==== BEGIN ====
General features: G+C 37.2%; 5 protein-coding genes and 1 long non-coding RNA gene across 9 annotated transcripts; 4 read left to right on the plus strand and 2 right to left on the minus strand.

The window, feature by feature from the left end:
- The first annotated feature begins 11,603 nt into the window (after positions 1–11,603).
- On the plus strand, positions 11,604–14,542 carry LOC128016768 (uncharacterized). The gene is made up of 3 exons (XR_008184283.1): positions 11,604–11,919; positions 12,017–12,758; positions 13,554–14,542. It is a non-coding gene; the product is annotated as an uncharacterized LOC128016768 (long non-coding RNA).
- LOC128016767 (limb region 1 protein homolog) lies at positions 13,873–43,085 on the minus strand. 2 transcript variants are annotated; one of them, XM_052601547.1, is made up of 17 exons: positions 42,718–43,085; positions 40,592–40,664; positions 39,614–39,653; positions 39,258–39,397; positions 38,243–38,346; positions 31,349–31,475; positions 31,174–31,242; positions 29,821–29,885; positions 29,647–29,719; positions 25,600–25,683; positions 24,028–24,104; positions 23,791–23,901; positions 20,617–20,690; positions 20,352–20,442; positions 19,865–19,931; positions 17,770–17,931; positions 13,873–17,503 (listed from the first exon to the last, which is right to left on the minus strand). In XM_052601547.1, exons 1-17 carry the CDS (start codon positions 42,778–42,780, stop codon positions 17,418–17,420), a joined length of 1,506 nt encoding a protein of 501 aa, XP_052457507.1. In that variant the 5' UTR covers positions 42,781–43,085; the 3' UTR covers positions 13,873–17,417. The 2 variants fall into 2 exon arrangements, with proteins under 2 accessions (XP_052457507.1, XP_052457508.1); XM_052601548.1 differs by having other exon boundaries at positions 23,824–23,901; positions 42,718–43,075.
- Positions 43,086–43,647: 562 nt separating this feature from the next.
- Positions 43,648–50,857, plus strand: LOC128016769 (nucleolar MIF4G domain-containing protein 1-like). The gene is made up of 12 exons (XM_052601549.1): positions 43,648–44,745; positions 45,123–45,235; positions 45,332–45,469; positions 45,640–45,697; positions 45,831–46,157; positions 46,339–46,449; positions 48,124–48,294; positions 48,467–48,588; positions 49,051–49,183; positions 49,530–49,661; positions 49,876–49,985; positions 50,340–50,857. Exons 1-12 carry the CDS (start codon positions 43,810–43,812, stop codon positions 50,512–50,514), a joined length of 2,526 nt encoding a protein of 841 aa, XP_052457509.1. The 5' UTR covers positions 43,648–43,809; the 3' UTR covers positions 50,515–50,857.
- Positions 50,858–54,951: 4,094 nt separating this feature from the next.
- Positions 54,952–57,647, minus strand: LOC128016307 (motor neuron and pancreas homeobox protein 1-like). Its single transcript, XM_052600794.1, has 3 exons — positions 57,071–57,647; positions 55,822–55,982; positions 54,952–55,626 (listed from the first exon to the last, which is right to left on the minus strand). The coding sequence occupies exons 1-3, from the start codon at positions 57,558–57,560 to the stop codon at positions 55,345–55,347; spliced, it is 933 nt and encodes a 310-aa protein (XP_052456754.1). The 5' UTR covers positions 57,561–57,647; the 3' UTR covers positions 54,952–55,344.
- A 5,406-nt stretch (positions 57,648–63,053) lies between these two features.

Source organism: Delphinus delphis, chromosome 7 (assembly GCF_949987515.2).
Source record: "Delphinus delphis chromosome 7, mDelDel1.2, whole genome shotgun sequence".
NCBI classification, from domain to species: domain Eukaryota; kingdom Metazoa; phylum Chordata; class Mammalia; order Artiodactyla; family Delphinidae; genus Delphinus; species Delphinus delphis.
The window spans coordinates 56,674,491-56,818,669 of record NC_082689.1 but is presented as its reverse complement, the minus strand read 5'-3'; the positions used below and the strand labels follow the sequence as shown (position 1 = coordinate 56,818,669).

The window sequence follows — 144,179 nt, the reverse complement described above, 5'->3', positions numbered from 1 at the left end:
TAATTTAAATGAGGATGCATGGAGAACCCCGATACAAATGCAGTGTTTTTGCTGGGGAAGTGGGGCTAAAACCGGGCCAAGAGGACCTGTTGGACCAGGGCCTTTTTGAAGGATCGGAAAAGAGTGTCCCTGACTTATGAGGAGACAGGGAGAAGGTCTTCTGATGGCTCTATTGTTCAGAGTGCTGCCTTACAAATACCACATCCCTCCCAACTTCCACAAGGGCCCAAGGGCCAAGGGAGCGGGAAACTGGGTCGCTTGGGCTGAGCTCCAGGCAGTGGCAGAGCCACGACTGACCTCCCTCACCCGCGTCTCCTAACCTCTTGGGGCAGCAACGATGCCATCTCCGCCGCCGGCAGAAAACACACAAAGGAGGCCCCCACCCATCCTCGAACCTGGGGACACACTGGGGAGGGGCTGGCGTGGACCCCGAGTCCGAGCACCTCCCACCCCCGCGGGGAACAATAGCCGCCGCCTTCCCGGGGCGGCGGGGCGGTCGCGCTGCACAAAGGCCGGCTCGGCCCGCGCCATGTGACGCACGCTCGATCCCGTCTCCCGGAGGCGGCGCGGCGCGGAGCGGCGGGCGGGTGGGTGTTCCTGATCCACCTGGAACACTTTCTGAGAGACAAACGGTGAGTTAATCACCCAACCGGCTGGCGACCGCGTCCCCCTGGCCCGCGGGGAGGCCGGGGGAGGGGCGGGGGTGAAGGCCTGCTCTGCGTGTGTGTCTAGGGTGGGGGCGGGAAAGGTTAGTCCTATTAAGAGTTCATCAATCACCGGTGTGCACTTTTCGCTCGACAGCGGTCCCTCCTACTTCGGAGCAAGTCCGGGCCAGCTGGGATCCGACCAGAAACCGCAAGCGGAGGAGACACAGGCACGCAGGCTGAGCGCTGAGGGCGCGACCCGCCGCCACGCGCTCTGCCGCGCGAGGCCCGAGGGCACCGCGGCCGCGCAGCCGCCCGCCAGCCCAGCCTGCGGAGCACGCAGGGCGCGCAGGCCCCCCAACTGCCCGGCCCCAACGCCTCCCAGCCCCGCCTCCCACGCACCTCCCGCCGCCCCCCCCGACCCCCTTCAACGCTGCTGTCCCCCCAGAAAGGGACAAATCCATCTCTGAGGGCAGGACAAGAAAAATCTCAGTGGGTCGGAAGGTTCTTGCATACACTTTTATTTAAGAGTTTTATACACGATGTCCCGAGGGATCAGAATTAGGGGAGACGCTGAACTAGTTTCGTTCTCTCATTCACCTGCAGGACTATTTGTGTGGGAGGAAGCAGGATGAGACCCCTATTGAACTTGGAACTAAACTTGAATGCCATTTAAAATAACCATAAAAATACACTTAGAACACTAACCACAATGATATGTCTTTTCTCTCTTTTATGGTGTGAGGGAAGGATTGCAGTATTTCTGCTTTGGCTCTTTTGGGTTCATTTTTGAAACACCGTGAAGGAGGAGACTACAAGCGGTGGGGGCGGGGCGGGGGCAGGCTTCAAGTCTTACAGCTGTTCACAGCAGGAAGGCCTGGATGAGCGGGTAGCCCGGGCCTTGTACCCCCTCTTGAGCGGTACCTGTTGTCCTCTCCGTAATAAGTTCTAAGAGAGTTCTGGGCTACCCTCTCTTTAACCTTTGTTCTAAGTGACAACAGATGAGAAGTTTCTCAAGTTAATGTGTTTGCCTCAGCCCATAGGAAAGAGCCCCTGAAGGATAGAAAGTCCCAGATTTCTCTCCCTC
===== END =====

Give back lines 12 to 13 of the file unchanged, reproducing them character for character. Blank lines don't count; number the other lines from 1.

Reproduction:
Source record: "Delphinus delphis chromosome 7, mDelDel1.2, whole genome shotgun sequence".
NCBI classification, from domain to species: domain Eukaryota; kingdom Metazoa; phylum Chordata; class Mammalia; order Artiodactyla; family Delphinidae; genus Delphinus; species Delphinus delphis.